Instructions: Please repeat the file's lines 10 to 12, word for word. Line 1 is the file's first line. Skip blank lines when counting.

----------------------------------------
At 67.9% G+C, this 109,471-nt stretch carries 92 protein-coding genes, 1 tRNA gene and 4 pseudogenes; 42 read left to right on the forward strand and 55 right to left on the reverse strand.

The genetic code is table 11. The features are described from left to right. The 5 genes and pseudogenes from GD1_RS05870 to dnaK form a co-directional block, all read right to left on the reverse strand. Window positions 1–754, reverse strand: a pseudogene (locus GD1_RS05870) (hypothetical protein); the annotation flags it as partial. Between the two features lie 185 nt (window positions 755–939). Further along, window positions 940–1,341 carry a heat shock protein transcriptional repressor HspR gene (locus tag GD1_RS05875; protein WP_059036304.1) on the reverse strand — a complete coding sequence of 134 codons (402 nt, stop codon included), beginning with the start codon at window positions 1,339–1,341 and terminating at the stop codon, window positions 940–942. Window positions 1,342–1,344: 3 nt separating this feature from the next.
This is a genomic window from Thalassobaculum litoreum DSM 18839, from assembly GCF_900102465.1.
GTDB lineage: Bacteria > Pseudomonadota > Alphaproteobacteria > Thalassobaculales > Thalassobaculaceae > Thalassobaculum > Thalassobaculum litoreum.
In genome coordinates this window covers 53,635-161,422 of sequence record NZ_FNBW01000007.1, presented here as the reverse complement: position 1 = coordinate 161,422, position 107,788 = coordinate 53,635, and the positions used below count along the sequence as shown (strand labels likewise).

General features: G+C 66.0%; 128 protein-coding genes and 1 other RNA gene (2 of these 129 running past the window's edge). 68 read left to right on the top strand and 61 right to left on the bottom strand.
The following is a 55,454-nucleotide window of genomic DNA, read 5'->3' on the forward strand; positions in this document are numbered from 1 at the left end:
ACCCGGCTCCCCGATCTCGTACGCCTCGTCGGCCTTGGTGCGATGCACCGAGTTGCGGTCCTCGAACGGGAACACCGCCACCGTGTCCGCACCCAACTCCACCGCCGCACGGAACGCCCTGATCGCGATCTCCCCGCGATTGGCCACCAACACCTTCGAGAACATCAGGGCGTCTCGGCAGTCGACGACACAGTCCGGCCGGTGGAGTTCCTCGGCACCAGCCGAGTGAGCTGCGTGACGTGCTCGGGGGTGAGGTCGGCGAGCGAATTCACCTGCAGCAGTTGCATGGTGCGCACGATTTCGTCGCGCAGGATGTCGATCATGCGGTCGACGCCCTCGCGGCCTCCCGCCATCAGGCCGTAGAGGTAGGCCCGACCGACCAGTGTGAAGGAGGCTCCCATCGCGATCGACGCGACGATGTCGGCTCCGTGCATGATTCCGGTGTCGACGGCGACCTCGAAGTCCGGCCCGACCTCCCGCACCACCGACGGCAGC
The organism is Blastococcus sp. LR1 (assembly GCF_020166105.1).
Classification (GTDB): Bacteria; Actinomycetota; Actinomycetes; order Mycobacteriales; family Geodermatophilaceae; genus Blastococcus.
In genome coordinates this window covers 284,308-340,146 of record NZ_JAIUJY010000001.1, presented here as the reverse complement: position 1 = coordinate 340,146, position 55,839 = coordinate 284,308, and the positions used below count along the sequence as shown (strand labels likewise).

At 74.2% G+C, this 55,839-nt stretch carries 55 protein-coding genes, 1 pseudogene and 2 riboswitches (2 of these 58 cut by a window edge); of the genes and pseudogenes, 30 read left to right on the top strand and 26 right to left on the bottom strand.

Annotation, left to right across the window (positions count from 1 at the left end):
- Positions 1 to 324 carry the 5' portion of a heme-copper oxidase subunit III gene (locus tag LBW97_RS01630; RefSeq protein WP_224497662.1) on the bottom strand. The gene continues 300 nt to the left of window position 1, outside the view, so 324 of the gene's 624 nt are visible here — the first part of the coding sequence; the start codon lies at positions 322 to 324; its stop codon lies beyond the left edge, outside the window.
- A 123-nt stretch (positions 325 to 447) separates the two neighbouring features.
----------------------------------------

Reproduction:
Classification (GTDB): Bacteria; Actinomycetota; Actinomycetes; order Mycobacteriales; family Geodermatophilaceae; genus Blastococcus.
In genome coordinates this window covers 284,308-340,146 of record NZ_JAIUJY010000001.1, presented here as the reverse complement: position 1 = coordinate 340,146, position 55,839 = coordinate 284,308, and the positions used below count along the sequence as shown (strand labels likewise).

At 74.2% G+C, this 55,839-nt stretch carries 55 protein-coding genes, 1 pseudogene and 2 riboswitches (2 of these 58 cut by a window edge); of the genes and pseudogenes, 30 read left to right on the top strand and 26 right to left on the bottom strand.